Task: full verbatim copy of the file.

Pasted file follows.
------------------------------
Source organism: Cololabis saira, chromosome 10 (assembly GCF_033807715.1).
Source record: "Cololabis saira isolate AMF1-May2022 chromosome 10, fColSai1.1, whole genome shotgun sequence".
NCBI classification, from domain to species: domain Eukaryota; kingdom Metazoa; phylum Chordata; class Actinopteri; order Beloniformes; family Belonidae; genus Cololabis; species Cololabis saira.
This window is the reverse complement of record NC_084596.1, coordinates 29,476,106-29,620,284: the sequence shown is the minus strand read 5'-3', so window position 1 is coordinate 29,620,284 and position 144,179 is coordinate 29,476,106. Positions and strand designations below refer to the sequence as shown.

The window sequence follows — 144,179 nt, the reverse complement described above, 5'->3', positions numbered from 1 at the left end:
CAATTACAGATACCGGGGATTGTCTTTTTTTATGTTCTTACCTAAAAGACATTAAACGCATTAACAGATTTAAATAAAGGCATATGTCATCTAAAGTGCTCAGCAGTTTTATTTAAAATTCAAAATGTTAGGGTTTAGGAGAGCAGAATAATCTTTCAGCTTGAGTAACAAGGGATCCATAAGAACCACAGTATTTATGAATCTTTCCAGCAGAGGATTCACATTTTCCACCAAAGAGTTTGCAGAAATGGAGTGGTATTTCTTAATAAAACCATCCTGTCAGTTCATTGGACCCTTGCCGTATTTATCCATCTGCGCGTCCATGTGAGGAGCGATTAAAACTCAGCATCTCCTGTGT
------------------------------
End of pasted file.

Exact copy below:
Source organism: Cololabis saira, chromosome 10 (assembly GCF_033807715.1).
Source record: "Cololabis saira isolate AMF1-May2022 chromosome 10, fColSai1.1, whole genome shotgun sequence".
NCBI classification, from domain to species: domain Eukaryota; kingdom Metazoa; phylum Chordata; class Actinopteri; order Beloniformes; family Belonidae; genus Cololabis; species Cololabis saira.
This window is the reverse complement of record NC_084596.1, coordinates 29,476,106-29,620,284: the sequence shown is the minus strand read 5'-3', so window position 1 is coordinate 29,620,284 and position 144,179 is coordinate 29,476,106. Positions and strand designations below refer to the sequence as shown.

The window sequence follows — 144,179 nt, the reverse complement described above, 5'->3', positions numbered from 1 at the left end:
CAATTACAGATACCGGGGATTGTCTTTTTTTATGTTCTTACCTAAAAGACATTAAACGCATTAACAGATTTAAATAAAGGCATATGTCATCTAAAGTGCTCAGCAGTTTTATTTAAAATTCAAAATGTTAGGGTTTAGGAGAGCAGAATAATCTTTCAGCTTGAGTAACAAGGGATCCATAAGAACCACAGTATTTATGAATCTTTCCAGCAGAGGATTCACATTTTCCACCAAAGAGTTTGCAGAAATGGAGTGGTATTTCTTAATAAAACCATCCTGTCAGTTCATTGGACCCTTGCCGTATTTATCCATCTGCGCGTCCATGTGAGGAGCGATTAAAACTCAGCATCTCCTGTGT